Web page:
The Golden State Warriors capped off a historic season with their first NBA championship in 40 years by beating the Cleveland Cavaliers in Game 6 of the NBA Finals on Tuesday night. And if you don’t think this Warriors season was historic, check this out:
Best cumulative NetRtg among NBA champs in the last 38 years (since the NBA started counting TOs): pic.twitter.com/qQCs34DrWW
— John Schuhmann (@johnschuhmann) June 17, 2015
It’s always difficult to compare teams across eras, but when you just look at the raw data, this Warriors team goes down as one of the best of all time. They were dominant in the regular season while losing just two home games, and that dominance continued into the postseason, a few hiccups aside.
Looking back on where the Warriors were at the end of last season and the journey they took to get here, it’s truly quite remarkable how this played out.
Several key decisions last offseason helped shape these Warriors. First, the decision to can Mark Jackson and hire Steve Kerr after Jackson helped bring the Warriors back to relevancy raised some eyebrows, but more and more has come out since then showing why getting rid of Jackson had to happen, as noted by Grantland’s Zach Lowe:
Kerr overhauled a team culture that had grown poisonous, for well-documented reasons, under Jackson and his assistants. In his zeal to motivate players, Jackson fostered resentment among them and toward the front office. He fired two assistants, requested Jerry West stay away from practices, and asked a younger front-office official to stop rebounding for players, sources have said.
When Ezeli was injured last season, Jackson and his staff told the healthy players that Ezeli was cheering against them — so that he would look good, according to several team sources. Players confronted Ezeli in a meeting, and he wept at the accusation — which he denied.
Kerr couldn’t have been much more different, establishing a fun and loose atmosphere while buying into a maintenance program for his players that had them fresh and healthy by the end of the season. Having two top-notch assistants in Ron Adams and Alvin Gentry (heading to New Orleans to be head coach) helped, and this coaching staff was never afraid to push the envelope.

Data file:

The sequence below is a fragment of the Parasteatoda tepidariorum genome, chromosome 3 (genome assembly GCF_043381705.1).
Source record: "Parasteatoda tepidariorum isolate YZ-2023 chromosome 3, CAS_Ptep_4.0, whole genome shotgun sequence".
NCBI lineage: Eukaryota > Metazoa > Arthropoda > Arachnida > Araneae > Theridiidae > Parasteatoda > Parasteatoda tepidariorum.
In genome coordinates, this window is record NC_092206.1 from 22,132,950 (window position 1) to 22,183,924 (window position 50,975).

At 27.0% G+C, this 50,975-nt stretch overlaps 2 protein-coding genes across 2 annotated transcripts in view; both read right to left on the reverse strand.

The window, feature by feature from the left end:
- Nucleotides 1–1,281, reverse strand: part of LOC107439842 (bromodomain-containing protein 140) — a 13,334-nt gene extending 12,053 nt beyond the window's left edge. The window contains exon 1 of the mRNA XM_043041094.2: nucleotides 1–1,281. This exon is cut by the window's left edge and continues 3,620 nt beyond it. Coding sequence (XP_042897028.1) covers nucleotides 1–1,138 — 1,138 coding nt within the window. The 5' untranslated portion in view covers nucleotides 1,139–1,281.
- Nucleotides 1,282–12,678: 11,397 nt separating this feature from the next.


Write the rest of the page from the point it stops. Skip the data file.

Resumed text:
Kerr made the decision to move Andre Iguodala to the bench and also made Draymond Green the full-time starter in the frontcourt, although it must be noted that David Lee‘s hamstring injury helped make that a much easier choice to make. Kerr and the coaching staff also played a role in the non-trade for Kevin Love, a decision that was criticized by many at the time. Green and Klay Thompson went on to have career seasons, validating the choice that was ultimately made.
Thompson teamed with Stephen Curry to form the best backcourt in the league, while Green morphed into a versatile Swiss Army Knife of a player, able to guard every position defensively and anchor small units as an undersized center. His capable outside shooting and playmaking skills helped take the Warriors’ offense to another level.
Of course, the main star of it all was Curry, the league’s MVP. Once known mainly as an injury-prone player, Curry has transformed into one of the most dangerous players in the league, and he could be the best shooter of all time when it’s all said and done. He’s a threat from anywhere on the court because of his shooting, but he’s also blessed with superb ball handling skills and has improved his court vision.
Curry and the Warriors faced adversity several times in the playoffs, but they overcame each time. Down 2-1 against both the Cavaliers and Memphis Grizzlies, Golden State came back to win the next three games in both series in impressive fashion to take the crown. Sure, the Warriors also caught some breaks on the way to that crown, but that doesn’t cheapen their accomplishment at all. This was a special team that should be remembered as such, and they’re likely just getting started.
Speaking of special, how about LeBron James?
Some will wrongly criticize LeBron for dropping to 2-4 in the Finals because apparently there’s an inherent need to assign blame after losses, and also because of the obsession with comparing LeBron to guys like Michael Jordan and Kobe Bryant. But instead of giving credence to the Skip Bayless types, we should just appreciate the greatness of the best player in the world.
Most saw the Cavaliers as the Eastern Conference favorite heading into the postseason, but things changed due to injuries to Kevin Love and Kyrie Irving. Cleveland remade itself on the fly into a defensive juggernaut that leaned heavily on LeBron for offense, and that strategy nearly worked. James eschewed his typically efficient self out of necessity, dragging a ragtag group to two wins shy of the Cavaliers’ first ever championship.
LeBron averaged 35.8 points, 13.3 rebounds and 8.8 assists in the Finals, becoming the first player ever to lead both teams in points, rebounds and assists. He shot under 40 percent and struggled to convert outside the paint, but that’s understandable given the huge burden and amount of minutes racked up over an intense postseason run.
There really wasn’t much more James could do, especially considering the historically great opponent. The Warriors had the best defense in the league this season, and they threw defender after defender at LeBron. Iguodala had the most success against him, and the job he did slowing the King helped him earn MVP honors, along with his offensive explosions in Games 4 and 6 after Kerr boldly moved him into the starting lineup in place of the ineffective Andrew Bogut.
Even if it wasn’t pretty at times, this was a wildly compelling Finals full of greatness on both sides. The Warriors were the best team all season and proved it with a championship. LeBron James put the Cavaliers on his back and delivered an unprecedented performance. Let’s appreciate that.